The author, Sam Miller was the BBC regional South Asia head, and this is his second book. His first was a similarly written book on the city of Delhi.

A Strange Kind of Paradise is a rambling account of what foreigners (although who these people are in context to India is not very clear in the first place) thought right from Greek visitors to the Chinese Buddhist pilgrims and Arab visitors to the most r
Dec 20, 2017 rated it it was amazing
This is one of the best books I have read about India. It is: informative, inciteful, entertaining, unobtrusively scholarly, and accurate. As its title suggests, it considers India through the eyes of people who have visited it for any of many reasons, and how it affected them and their opinions about the country. Interspersed amongst the chapters, there is a series of 'interludes' in which the author describes how he gradually adapted to India over the years.

Like me, Miller had no particular in
Kshitij Rawat
May 10, 2014 rated it it was amazing
“What is India?” A great many people of yore, mostly Europeans, who had only a faint idea about a distant land they thought, for a long time, incorrectly, to be located at the end of the world, must have wondered this. Even Alexander the Great was ignorant–he assumed that after conquering this land beyond the Indus, he would win the whole world. Back then, people didn’t have the comfort of quick modes of transportation like aeroplanes and trains. And of course, the maps were incomplete and inacc ...more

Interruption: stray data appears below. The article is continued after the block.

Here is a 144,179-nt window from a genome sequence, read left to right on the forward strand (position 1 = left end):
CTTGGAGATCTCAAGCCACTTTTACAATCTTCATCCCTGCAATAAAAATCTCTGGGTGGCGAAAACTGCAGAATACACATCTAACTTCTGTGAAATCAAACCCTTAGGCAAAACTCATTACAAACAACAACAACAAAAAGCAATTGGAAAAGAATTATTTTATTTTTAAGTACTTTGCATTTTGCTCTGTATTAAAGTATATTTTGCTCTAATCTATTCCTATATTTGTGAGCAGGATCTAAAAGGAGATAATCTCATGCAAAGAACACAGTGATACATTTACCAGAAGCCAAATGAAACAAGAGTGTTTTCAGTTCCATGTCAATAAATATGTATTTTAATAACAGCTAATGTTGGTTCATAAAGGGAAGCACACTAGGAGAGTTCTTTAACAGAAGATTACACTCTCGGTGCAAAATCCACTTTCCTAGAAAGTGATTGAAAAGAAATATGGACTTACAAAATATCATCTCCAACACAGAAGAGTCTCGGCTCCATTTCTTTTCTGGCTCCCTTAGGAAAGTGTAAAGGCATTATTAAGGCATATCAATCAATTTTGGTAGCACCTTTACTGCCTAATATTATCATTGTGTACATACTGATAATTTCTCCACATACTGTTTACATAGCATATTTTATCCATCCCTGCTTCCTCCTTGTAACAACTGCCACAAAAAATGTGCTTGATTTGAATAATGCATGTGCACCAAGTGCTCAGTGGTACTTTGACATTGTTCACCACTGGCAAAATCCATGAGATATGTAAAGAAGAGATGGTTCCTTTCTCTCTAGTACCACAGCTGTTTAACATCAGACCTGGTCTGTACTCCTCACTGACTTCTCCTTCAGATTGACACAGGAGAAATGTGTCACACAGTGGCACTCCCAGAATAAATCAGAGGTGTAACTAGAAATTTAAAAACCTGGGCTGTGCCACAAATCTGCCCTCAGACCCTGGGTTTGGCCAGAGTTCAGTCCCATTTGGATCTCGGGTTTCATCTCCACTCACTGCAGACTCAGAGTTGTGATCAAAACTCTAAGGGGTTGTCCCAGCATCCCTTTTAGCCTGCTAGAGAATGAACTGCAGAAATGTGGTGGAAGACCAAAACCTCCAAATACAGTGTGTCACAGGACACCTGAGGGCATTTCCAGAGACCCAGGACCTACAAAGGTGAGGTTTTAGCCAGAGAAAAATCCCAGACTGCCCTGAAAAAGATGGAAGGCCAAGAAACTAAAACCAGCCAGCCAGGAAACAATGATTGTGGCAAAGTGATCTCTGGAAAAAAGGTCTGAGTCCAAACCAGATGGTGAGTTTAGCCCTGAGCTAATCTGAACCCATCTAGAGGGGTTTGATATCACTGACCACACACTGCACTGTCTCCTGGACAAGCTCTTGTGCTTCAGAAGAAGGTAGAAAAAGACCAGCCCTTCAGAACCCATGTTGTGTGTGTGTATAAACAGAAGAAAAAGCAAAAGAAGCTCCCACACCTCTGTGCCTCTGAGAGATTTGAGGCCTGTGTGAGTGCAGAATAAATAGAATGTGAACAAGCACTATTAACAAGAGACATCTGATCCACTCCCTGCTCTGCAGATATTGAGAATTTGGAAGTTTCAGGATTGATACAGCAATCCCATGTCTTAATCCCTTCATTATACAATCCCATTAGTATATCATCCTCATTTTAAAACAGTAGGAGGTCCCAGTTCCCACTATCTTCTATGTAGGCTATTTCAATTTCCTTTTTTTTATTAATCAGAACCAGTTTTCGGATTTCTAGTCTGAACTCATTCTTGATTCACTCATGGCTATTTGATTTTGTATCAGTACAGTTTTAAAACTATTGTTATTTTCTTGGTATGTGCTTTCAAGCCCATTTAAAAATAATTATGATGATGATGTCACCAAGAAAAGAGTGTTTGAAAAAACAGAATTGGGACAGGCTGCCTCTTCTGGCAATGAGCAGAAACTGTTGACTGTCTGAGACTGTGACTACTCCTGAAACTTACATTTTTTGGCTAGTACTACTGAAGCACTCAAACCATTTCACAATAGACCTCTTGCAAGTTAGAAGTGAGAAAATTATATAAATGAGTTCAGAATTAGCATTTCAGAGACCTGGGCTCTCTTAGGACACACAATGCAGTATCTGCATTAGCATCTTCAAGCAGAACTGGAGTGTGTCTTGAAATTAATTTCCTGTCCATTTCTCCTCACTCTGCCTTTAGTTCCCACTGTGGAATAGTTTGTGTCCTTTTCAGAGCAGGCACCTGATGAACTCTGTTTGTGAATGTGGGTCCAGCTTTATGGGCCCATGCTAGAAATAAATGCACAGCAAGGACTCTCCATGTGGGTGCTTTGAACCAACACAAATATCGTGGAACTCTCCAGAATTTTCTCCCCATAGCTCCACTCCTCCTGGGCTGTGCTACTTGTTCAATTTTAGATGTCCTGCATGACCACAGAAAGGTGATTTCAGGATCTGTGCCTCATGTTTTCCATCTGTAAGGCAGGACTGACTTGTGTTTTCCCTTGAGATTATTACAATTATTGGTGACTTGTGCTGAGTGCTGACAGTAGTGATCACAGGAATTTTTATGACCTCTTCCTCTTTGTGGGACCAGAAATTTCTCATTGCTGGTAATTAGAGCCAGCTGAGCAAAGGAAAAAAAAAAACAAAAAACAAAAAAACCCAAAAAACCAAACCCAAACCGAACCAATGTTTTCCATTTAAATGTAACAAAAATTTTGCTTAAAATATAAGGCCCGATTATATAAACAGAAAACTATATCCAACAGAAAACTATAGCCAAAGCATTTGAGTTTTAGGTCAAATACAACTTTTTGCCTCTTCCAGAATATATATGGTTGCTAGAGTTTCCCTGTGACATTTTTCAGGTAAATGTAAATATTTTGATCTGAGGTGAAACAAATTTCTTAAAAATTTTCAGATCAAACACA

Feb 07, 2016 rated it really liked it
A Strange Kind of Paradise is a very entertaining take on Indian history. The unique lens that the book uses is to look at Indian history from the perspective of foreigners who have visited India over the past couple millennia. That lens helps to convey rather effectively why India has always been interesting & different. Further, Sam Miller regales the reader with periodic intermissions in which he shares his own experience moving to and living in India.

While there is no dearth of books on
May 13, 2018 rated it liked it
The author of this book is a British correspondent, who lived in India for many years, and is married to an Indian woman. He focuses on how India is portrayed by foreigners. The book intersperses one chapter of his narrative about his experiences in India with another on a foreign power in India's history, for example, the Mughals, Portuguese, and eventually the British. It is a very interesting idea, and I liked the chapters on history, but I thought the author sounded rather pretentious in the ...more
May 25, 2017 rated it really liked it
Nice read but it has some glaring loopholes but I wouldn't like to dwell on them here!